The December 2019/January 2020 issue (Run 309) of “O Gauge Railroading” magazine has an article “O Gauge Version of John Allen’s Iconic G&D” by Ken Hoganson.
I thought a little info about this might be interesting. It is nice to see the G&D appear again.
I didn’t think it would appropriate to copy the plans from the magazine (especially one still on sale), so I redrew them. If you do get the magazine, you will find there are at least several errors with the particular track pieces called out. But it’s not hard to figure out what is correct (especially things like a left hand switch being noted as right hand). He also mixes both Lionel Fastrack (plastic roadbed) and Atlas track (no roadbed) pointing out that the Atlas is good for bridges and such.
First, here is the original for reference:
Here is my redrawing of the magazine track plan. I used the program AnyRail and I think I got it pretty close. The author points out, “As an O gauge plan, a number of features been added or revised form the original HO plan to meet O gauge enthusiast expectations. Three new spurs have been added, along with an interchange track to a connecting railroad, hidden staging tracks, more structures, and some operating accessories.”
The turntable is an Atlas 24 incher and substantially larger, proportionally, than what John used. The author acknowledges that it eats up a lot of space on the right wide of the layout.
There is a drawing in the magazine with suggested building locations and the result is MUCH more crowded than the original. It is much closer to the spaghetti bowl trackage we so often see, especially in O gauge. The bucolic nature seems completely lost. But there is more railroading possible. John had maybe six structures including water tanks, and they were small. This O gauge plan has about 15 structures and quite a few are fairly large.
The radius isn’t as tight as John’s and the minimum is “O-60” which is 60” diameter or 30” radius. (The original Lionel curves we had in our childhood were O-27 or O-31 for 27 and 31 inch diameters – really sharp curves – O-36 is what comes in most train sets now).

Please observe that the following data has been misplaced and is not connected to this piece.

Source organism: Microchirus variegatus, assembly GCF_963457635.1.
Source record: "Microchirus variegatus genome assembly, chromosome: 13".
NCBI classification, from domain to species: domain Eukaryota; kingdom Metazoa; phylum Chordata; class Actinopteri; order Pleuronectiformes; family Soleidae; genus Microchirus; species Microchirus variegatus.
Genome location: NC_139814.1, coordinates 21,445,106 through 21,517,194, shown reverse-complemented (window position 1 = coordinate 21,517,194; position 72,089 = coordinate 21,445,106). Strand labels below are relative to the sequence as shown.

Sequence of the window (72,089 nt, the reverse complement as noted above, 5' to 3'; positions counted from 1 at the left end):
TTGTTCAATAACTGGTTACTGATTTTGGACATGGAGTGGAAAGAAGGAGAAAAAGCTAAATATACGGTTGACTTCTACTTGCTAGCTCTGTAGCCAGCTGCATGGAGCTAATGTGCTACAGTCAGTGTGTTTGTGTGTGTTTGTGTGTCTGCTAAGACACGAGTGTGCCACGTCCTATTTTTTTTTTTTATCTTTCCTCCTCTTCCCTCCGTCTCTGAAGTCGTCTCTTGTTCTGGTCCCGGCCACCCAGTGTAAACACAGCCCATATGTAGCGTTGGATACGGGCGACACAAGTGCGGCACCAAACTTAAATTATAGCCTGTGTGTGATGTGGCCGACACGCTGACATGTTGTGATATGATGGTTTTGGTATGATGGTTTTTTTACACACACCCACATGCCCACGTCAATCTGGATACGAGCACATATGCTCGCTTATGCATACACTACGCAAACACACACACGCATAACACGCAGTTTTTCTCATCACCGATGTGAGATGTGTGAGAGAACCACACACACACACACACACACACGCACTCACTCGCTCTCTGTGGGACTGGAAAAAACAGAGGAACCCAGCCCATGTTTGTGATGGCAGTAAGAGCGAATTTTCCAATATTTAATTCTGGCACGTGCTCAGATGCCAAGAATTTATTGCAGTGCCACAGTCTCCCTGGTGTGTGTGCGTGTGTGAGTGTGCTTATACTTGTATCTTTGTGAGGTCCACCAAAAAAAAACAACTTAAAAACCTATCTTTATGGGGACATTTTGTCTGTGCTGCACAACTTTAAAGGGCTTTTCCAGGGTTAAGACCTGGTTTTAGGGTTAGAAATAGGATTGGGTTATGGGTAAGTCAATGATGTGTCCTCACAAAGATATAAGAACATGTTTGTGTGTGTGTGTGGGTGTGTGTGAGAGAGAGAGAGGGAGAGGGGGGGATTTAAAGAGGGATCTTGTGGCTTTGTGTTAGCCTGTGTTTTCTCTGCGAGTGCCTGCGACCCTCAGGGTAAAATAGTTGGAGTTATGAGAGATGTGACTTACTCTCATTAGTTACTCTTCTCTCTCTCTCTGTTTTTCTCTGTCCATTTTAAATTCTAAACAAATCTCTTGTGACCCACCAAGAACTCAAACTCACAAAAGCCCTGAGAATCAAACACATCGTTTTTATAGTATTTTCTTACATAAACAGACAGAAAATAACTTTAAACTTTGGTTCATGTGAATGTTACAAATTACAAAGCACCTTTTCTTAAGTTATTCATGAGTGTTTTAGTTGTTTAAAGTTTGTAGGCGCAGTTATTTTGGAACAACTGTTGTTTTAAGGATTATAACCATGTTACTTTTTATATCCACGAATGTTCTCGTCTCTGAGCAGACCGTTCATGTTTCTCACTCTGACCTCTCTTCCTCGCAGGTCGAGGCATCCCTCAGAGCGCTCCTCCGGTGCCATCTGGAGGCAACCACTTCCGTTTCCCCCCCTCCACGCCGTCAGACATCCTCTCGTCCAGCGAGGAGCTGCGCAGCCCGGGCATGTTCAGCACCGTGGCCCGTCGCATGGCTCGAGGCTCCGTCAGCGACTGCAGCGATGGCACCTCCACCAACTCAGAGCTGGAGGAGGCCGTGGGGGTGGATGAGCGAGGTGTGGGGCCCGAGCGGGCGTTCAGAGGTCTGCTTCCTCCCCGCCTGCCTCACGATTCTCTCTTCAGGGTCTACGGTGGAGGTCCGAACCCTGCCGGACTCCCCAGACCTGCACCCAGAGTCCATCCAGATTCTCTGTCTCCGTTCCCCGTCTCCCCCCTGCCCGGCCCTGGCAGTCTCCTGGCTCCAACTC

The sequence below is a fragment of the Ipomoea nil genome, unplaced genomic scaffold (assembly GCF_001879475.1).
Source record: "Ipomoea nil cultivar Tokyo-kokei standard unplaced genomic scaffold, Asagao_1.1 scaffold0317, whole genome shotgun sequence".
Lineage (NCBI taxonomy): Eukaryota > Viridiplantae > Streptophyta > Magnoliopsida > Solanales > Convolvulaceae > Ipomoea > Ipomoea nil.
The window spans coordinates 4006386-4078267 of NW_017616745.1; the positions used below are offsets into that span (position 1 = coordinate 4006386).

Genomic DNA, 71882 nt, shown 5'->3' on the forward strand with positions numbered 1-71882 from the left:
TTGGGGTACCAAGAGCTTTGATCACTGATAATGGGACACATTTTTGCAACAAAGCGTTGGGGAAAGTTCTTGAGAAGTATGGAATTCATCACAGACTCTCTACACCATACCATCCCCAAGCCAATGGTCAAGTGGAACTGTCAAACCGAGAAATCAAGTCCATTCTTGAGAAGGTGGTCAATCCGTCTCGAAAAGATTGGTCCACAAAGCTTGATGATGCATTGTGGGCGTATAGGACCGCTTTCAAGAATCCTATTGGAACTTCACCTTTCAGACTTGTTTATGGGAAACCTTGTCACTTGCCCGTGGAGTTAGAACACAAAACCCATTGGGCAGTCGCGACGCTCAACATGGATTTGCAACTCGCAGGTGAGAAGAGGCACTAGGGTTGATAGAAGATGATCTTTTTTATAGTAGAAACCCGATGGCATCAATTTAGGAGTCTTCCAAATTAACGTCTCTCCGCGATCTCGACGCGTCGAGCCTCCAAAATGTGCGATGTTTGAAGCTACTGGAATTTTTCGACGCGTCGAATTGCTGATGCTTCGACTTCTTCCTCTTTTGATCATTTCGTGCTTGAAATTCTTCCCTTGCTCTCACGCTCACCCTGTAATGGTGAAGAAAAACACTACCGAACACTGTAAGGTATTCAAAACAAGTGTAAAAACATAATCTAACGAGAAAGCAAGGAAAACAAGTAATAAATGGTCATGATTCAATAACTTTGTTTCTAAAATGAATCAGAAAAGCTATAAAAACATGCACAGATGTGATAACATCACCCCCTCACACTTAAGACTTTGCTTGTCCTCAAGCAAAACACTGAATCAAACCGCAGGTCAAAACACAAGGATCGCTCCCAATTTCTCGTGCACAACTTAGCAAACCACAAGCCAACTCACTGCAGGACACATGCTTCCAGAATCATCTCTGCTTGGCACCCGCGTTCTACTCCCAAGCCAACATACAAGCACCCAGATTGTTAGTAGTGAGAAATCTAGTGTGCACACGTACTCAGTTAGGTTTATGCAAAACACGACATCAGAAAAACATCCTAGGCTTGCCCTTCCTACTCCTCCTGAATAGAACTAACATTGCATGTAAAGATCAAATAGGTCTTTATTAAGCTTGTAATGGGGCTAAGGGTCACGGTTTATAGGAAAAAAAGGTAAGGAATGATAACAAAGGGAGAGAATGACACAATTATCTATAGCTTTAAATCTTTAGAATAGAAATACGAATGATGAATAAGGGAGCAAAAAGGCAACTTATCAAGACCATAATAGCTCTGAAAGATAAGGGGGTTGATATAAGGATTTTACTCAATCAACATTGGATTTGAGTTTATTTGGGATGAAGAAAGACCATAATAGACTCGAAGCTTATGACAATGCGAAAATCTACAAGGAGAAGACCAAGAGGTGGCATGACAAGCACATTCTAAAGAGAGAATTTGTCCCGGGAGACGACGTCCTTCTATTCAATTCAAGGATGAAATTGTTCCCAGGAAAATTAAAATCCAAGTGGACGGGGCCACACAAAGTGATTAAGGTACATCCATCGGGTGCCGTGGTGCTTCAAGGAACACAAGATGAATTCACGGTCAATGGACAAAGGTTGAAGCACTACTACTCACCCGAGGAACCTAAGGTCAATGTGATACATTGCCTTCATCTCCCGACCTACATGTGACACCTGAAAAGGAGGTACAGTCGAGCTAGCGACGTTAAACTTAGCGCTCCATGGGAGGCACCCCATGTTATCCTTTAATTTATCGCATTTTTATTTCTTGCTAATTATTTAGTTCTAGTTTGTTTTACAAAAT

I think the O Gauge plan manages to lose original’s character, but the changes seem to have been carefully considered with reasons.
The layout size is 7”6” x 12’. 12” grid lines in my drawings.
The plan in the magazine has a bite taken out of the top right corner called “open access and viewing”. Not sure it is needed depending on what sides of the layout are accessible. Also, the lake (he calls it a pond) is designed to be removable for access. Also, unlike the original plan the lower level tracks to are not hidden at the upper right and the trestle carries the branch line over the now visible trackage.
The original plan has 6 switches, this plan increases that to 13.
Here it is after undoing all of those changes but still using the same pieces for most of the basic design that the author used. I put a switch in about the right place for the spur along the front edge at Gorre. I also tried to set up the turn table tracks closer to what the original was. Due to how the space is, it might be better to deviate from the original design and perhaps put the engine house where you can have the longest tracks. Finally, I made the tracks at the upper right of the plan hidden like the original.
Note that in this sort of track layout program it attempts to “lock” the pieces together and that is indicated by the little white circles. Often, you can’t get things quite perfect and there may be a very small gap or misalignment on the CAD plan. But if such errors are small, everything will connect fine in real life. Track ha a little give and take. This has two such minor issues: The end of the track for what is the long straight bridge near Gorre doesn’t quite align with the switch to the branch line. Also, the siding at the front edge as draw has all the track “locked” nicely, but it is at a slight angle and I meant it to be parallel. But looking at the plan, perhaps I could just rotate the whole shebang a little to correct that. Again, the track will easily give enough to allow a little realignment in real life.
Charles E. “Chuck” Kinzer
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